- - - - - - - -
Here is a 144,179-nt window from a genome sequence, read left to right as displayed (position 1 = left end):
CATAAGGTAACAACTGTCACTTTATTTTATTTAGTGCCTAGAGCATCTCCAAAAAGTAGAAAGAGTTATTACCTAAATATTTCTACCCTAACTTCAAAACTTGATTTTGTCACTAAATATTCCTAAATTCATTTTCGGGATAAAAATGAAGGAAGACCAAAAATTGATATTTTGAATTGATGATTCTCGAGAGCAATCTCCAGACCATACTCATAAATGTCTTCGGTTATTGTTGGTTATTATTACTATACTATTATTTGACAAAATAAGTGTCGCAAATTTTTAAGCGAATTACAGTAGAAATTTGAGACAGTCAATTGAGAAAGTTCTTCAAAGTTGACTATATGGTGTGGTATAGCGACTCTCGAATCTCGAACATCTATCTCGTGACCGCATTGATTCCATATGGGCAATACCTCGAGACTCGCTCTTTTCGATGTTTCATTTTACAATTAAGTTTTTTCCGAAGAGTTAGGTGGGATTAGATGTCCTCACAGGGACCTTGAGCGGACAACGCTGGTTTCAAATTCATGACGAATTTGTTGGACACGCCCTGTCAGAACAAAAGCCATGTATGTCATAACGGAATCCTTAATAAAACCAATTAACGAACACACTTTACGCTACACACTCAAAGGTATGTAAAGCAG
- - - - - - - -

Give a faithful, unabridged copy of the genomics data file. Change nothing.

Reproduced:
Here is a 144,179-nt window from a genome sequence, read left to right as displayed (position 1 = left end):
CATAAGGTAACAACTGTCACTTTATTTTATTTAGTGCCTAGAGCATCTCCAAAAAGTAGAAAGAGTTATTACCTAAATATTTCTACCCTAACTTCAAAACTTGATTTTGTCACTAAATATTCCTAAATTCATTTTCGGGATAAAAATGAAGGAAGACCAAAAATTGATATTTTGAATTGATGATTCTCGAGAGCAATCTCCAGACCATACTCATAAATGTCTTCGGTTATTGTTGGTTATTATTACTATACTATTATTTGACAAAATAAGTGTCGCAAATTTTTAAGCGAATTACAGTAGAAATTTGAGACAGTCAATTGAGAAAGTTCTTCAAAGTTGACTATATGGTGTGGTATAGCGACTCTCGAATCTCGAACATCTATCTCGTGACCGCATTGATTCCATATGGGCAATACCTCGAGACTCGCTCTTTTCGATGTTTCATTTTACAATTAAGTTTTTTCCGAAGAGTTAGGTGGGATTAGATGTCCTCACAGGGACCTTGAGCGGACAACGCTGGTTTCAAATTCATGACGAATTTGTTGGACACGCCCTGTCAGAACAAAAGCCATGTATGTCATAACGGAATCCTTAATAAAACCAATTAACGAACACACTTTACGCTACACACTCAAAGGTATGTAAAGCAG